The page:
Swiss scientists say a decision by a British company to stop research into cloning animals for transplant purposes won't prevent them from pressing ahead with their research.This content was published on August 15, 2000 - 16:51
The Swiss response comes after the Roslin Institute in Scotland, which created the world's first cloned sheep, Dolly, announced it would no longer pursue research in this field.
The Roslin Institute said the decision was taken for purely economic reasons, after its American backers, Geron Bio-Med, cut its funding for research into producing genetically altered pig organs for transplants in humans.
The director of the Institute, Graham Bulfield, denied Geron's decision was based on concerns over the possible health risk of animal-to-human transplants. "We haven't uncovered anything new or dangerous about xenotransplantion..."
The main fear is that transplanted organs from pigs could transmit potentially deadly animal viruses to humans.
In Switzerland, Francois Mosimann, president of the study group on xenotransplants, Swisstransplant, described the volte-face by the Anglo-American group as "a minor setback", and said he was optimistic about the future of such research.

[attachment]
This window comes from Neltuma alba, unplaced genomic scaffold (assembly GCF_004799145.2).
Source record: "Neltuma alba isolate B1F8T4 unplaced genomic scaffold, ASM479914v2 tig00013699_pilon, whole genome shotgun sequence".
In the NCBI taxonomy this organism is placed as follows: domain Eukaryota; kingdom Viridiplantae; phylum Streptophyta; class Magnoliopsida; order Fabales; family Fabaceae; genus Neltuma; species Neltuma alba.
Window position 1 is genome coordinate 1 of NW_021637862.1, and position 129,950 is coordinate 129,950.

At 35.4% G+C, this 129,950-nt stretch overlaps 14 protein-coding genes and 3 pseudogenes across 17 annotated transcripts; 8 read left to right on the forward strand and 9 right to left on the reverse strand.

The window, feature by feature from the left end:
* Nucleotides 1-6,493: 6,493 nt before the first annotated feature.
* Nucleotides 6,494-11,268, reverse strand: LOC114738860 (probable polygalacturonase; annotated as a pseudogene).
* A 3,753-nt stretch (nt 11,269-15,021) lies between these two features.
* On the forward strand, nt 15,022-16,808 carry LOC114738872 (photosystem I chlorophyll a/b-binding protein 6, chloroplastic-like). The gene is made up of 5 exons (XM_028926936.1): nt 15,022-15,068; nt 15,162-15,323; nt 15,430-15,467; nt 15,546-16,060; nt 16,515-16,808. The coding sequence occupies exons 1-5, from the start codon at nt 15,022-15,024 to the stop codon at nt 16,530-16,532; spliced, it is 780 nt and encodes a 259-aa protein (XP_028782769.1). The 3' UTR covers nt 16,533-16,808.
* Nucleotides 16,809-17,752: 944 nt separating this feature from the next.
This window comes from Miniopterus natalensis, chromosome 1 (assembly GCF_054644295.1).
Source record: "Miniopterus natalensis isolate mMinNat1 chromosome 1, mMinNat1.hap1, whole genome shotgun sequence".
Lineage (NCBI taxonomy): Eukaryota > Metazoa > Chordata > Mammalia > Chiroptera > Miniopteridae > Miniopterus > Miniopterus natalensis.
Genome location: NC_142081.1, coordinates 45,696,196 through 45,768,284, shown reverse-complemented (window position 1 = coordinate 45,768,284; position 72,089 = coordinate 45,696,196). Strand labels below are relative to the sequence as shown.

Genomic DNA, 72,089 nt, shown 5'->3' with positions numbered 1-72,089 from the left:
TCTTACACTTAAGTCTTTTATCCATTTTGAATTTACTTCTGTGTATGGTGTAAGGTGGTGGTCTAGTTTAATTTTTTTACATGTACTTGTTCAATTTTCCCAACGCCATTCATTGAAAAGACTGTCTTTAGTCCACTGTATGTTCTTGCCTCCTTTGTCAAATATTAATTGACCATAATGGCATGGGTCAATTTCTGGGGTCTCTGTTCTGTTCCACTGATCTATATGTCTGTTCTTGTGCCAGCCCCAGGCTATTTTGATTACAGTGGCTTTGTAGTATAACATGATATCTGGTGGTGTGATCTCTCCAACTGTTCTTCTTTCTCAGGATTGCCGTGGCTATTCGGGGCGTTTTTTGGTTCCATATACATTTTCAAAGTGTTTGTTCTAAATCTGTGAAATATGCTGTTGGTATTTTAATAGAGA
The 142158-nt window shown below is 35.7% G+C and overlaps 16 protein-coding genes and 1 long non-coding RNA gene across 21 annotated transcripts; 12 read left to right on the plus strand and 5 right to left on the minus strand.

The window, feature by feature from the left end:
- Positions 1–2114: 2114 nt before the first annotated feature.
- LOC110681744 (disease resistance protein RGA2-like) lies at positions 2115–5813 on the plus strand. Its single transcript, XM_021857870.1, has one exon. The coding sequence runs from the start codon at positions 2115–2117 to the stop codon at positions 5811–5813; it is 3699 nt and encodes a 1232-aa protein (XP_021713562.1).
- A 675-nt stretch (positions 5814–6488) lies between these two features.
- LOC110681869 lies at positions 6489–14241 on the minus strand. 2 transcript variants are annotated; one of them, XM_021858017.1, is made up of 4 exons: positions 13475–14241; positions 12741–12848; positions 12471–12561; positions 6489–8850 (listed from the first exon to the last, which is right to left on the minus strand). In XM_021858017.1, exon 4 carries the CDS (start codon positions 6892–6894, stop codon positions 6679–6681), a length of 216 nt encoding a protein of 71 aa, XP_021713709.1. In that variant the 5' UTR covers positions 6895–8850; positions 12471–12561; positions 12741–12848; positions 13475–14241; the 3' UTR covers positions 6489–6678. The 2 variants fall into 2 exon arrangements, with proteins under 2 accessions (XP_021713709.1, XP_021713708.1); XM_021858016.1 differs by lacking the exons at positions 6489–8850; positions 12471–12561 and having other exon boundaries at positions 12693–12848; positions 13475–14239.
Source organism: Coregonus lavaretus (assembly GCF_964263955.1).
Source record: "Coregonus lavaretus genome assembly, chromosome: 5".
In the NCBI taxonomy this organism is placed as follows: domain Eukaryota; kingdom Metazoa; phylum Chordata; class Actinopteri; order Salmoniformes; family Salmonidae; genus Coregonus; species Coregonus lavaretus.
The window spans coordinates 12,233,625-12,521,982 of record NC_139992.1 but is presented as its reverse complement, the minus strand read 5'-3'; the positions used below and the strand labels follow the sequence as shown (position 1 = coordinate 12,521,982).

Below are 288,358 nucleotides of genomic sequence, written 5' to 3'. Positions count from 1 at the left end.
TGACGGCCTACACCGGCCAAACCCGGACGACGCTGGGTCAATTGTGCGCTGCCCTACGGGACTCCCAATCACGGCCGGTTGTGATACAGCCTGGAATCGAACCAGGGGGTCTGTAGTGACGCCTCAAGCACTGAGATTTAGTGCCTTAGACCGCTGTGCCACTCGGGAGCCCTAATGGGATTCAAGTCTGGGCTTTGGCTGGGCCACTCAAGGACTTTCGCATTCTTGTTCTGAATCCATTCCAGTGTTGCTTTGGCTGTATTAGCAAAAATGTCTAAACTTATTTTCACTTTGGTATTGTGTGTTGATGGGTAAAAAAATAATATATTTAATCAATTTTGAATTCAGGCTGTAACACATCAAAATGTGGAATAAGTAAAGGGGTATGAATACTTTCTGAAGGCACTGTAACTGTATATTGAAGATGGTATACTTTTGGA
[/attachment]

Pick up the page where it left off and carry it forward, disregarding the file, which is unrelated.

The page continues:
His words were echoed by the president of the Lausanne Federal Polytechnic, Patrick Aebischer, who said transplants into humans of isolated cells from calves and hamsters had caused no problems.
A British subsidiary of the Swiss Novartis group, Imutran, confirmed that it would be proceeding with its xenotransplantation programme.
The market for pig organs is potentially worth billions of dollars, given the shortage of human donors. Tens of thousands of people worldwide are waiting for hearts, livers, kidneys and other organs.
Switzerland has yet to formulate laws to deal with the issues related to animal organ transplants. To encourage a public debate the Swiss Science Council has set up an Internet site with a discussion forum.
swissinfo with agencies
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